The runalg method returns a dictionary with the output names (the ones shown in the algorithm description) as keys and the file paths of those outputs as values. You can load those layers by passing the corresponding file paths to the load() method.

Funções adicionais para a manipulação dos dados

Apart from the functions used to call algorithms, importing the processing package will also import some additional functions that make it easier to work with data, particularly vector data. They are just convenience functions that wrap some functionality from the QGIS API, usually with a less complex syntax. These functions should be used when developing new algorithms, as they make it easier to operate with input data.

Below is a list of some of these commands. More information can be found in the classes under the processing/tools package, and also in the example scripts provided with QGIS.

  • getObject(obj): Returns a QGIS object (a layer or table) from the passed object, which can be a filename or the name of the object in the QGIS Table of Contents.
  • values(layer, fields): Returns the values in the attributes table of a vector layer, for the passed fields. Fields can be passed as field names or as zero-based field indices. Returns a dict of lists, with the passed field identifiers as keys. It considers the existing selection.
  • features(layer): Returns an iterator over the features of a vector layer, considering the existing selection.
  • uniqueValues(layer, field): Returns a list of unique values for a given attribute. Attributes can be passed as a field name or a zero-based field index. It considers the existing selection.

Criando scripts e correndo-os a partir da caixa de ferramentas

You can create your own algorithms by writing the corresponding Python code and adding a few extra lines to supply additional information needed to define the semantics of the algorithm. You can find a Create new script menu under the Tools group in the Script algorithms block of the toolbox. Double-click on it to open the script editing dialog. That’s where you should type your code. Saving the script from there in the scripts folder (the default folder when you open the save file dialog) with .py extension will automatically create the corresponding algorithm.

O nome do algoritmo (aquele que irá ver na caixa de ferramentas) é criado a partir do nome do ficheiro, removendo a extensão e substituindo os hífens inferiores com espaços em branco.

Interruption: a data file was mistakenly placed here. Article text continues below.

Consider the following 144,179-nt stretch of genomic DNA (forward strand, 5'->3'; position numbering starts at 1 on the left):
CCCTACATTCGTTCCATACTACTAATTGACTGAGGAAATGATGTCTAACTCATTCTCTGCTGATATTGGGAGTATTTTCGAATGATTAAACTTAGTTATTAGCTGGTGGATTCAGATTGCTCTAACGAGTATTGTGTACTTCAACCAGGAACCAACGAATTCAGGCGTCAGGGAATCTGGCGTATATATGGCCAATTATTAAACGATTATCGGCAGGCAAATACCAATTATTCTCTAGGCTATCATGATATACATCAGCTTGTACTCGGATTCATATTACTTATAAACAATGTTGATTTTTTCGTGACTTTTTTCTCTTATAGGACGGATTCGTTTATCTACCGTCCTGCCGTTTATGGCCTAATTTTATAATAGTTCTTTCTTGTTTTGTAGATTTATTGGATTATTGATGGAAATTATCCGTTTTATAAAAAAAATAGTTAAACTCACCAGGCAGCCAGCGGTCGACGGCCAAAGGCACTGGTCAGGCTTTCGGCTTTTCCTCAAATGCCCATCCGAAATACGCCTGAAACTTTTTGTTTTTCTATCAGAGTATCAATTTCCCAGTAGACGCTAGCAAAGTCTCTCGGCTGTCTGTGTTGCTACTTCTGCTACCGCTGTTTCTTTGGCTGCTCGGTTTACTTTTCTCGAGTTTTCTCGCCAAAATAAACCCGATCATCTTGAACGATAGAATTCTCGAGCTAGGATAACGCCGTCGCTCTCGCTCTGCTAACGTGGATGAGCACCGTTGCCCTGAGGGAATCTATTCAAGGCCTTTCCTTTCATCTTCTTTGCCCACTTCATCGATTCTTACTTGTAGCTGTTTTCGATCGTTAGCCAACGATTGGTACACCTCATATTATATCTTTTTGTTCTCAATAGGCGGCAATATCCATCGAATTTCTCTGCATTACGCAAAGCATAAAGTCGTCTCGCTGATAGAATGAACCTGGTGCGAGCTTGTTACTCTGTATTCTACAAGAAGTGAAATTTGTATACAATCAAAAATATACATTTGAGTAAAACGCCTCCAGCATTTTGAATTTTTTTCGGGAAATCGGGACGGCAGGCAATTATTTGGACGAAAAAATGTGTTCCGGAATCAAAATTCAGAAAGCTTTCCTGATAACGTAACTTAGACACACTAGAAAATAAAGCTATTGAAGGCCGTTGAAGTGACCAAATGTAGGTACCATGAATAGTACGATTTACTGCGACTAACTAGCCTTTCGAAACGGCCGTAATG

Let’s have a look at the following code, which calculates the Topographic Wetness Index (TWI) directly from a DEM.

##dem=raster
##twi=output
ret_slope = processing.runalg("saga:slopeaspectcurvature", dem, 0, None,
                None, None, None, None)
ret_area = processing.runalg("saga:catchmentarea(mass-fluxmethod)", dem,
                0, False, False, False, False, None, None, None, None, None)
processing.runalg("saga:topographicwetnessindex(twi), ret_slope['SLOPE'],
                ret_area['AREA'], None, 1, 0, twi)

As you can see, the calculation involves three algorithms, all of them coming from SAGA. The last one calculates the TWI, but it needs a slope layer and a flow accumulation layer. We do not have these layers, but since we have the DEM, we can calculate them by calling the corresponding SAGA algorithms.

A parte do código onde este processamento tem lugar não é difícil de perceber se leu-o as secções anteriores deste capítulo. Contudo, as primeiras linhas, necessitam de uma explicação adicional. Eles fornecem a informação que é necessária para tornar o código num algortimo que possa ser corrido a partir qualquer componente do GUI, como por exemplo a caixa de ferramentas ou o modelador gráfico.

These lines start with a double Python comment symbol (##) and have the following structure:

[parameter_name]=[parameter_type] [optional_values]

Here is a list of all the parameter types that are supported in processing scripts, their syntax and some examples.

  • raster. A raster layer.
  • vector. A vector layer.
  • table. A table.
  • number. A numerical value. A default value must be provided. For instance, depth=number 2.4.
  • string. A text string. As in the case of numerical values, a default value must be added. For instance, name=string Victor.
  • boolean. A boolean value. Add True or False after it to set the default value. For example, verbose=boolean True.
  • múltiplos raster. Um conjunto de camadas rasters de entrada.

  • vectores múltiplos. Um conjunto de camadas vectoriais de entrada.